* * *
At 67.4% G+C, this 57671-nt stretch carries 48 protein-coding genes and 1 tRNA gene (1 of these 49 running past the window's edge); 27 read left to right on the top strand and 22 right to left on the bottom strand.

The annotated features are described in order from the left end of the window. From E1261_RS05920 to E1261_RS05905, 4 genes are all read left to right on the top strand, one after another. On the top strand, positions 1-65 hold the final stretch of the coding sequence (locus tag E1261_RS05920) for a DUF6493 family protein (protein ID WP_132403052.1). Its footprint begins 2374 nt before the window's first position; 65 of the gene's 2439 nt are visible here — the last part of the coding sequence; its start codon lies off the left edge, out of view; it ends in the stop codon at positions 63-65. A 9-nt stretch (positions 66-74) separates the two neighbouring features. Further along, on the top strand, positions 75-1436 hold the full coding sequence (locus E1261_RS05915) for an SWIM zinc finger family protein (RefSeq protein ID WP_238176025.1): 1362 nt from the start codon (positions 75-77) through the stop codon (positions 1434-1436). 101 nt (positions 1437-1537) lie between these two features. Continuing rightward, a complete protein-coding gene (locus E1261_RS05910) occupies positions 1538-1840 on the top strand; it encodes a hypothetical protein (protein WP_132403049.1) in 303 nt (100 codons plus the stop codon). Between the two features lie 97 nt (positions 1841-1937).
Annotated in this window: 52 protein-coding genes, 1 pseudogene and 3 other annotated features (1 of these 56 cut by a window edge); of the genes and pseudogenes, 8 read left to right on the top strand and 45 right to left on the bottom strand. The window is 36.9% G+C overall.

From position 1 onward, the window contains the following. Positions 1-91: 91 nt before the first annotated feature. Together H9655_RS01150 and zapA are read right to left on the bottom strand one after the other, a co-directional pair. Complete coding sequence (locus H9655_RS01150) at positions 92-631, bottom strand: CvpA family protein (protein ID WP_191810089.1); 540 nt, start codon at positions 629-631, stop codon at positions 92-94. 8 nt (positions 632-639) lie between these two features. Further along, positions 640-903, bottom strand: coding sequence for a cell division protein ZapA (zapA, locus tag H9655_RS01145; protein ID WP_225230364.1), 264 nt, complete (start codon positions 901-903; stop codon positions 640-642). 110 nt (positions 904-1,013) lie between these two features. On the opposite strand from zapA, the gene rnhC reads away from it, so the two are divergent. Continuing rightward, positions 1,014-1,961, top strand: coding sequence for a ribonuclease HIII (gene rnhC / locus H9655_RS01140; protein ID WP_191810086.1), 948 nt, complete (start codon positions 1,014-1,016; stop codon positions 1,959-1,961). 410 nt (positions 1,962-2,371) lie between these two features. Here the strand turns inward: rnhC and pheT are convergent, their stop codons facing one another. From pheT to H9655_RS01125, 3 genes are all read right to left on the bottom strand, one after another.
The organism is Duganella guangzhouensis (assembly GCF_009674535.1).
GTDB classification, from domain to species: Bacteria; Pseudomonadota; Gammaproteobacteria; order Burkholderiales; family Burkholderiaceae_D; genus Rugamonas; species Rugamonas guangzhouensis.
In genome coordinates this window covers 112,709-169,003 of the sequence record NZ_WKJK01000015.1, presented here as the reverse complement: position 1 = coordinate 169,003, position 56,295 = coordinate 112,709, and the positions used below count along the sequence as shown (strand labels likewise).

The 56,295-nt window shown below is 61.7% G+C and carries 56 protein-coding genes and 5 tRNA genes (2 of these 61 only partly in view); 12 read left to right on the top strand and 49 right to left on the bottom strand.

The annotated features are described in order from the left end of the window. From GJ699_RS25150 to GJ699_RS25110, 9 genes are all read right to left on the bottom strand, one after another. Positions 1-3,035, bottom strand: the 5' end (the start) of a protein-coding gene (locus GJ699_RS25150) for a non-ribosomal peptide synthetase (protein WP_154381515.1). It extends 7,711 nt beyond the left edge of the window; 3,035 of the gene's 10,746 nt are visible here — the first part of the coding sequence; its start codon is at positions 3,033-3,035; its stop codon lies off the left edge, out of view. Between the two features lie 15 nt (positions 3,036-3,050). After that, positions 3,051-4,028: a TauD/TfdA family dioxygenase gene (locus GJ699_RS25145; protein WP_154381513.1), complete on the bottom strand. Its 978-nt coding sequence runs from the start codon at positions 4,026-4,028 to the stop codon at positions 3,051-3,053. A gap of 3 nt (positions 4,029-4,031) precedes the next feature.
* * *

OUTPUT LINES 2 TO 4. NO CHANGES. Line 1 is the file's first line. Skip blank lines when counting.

The annotated features are described in order from the left end of the window. From E1261_RS05920 to E1261_RS05905, 4 genes are all read left to right on the top strand, one after another. On the top strand, positions 1-65 hold the final stretch of the coding sequence (locus tag E1261_RS05920) for a DUF6493 family protein (protein ID WP_132403052.1). Its footprint begins 2374 nt before the window's first position; 65 of the gene's 2439 nt are visible here — the last part of the coding sequence; its start codon lies off the left edge, out of view; it ends in the stop codon at positions 63-65. A 9-nt stretch (positions 66-74) separates the two neighbouring features. Further along, on the top strand, positions 75-1436 hold the full coding sequence (locus E1261_RS05915) for an SWIM zinc finger family protein (RefSeq protein ID WP_238176025.1): 1362 nt from the start codon (positions 75-77) through the stop codon (positions 1434-1436). 101 nt (positions 1437-1537) lie between these two features. Continuing rightward, a complete protein-coding gene (locus E1261_RS05910) occupies positions 1538-1840 on the top strand; it encodes a hypothetical protein (protein WP_132403049.1) in 303 nt (100 codons plus the stop codon). Between the two features lie 97 nt (positions 1841-1937).
Annotated in this window: 52 protein-coding genes, 1 pseudogene and 3 other annotated features (1 of these 56 cut by a window edge); of the genes and pseudogenes, 8 read left to right on the top strand and 45 right to left on the bottom strand. The window is 36.9% G+C overall.

From position 1 onward, the window contains the following. Positions 1-91: 91 nt before the first annotated feature. Together H9655_RS01150 and zapA are read right to left on the bottom strand one after the other, a co-directional pair. Complete coding sequence (locus H9655_RS01150) at positions 92-631, bottom strand: CvpA family protein (protein ID WP_191810089.1); 540 nt, start codon at positions 629-631, stop codon at positions 92-94. 8 nt (positions 632-639) lie between these two features. Further along, positions 640-903, bottom strand: coding sequence for a cell division protein ZapA (zapA, locus tag H9655_RS01145; protein ID WP_225230364.1), 264 nt, complete (start codon positions 901-903; stop codon positions 640-642). 110 nt (positions 904-1,013) lie between these two features. On the opposite strand from zapA, the gene rnhC reads away from it, so the two are divergent. Continuing rightward, positions 1,014-1,961, top strand: coding sequence for a ribonuclease HIII (gene rnhC / locus H9655_RS01140; protein ID WP_191810086.1), 948 nt, complete (start codon positions 1,014-1,016; stop codon positions 1,959-1,961). 410 nt (positions 1,962-2,371) lie between these two features. Here the strand turns inward: rnhC and pheT are convergent, their stop codons facing one another. From pheT to H9655_RS01125, 3 genes are all read right to left on the bottom strand, one after another.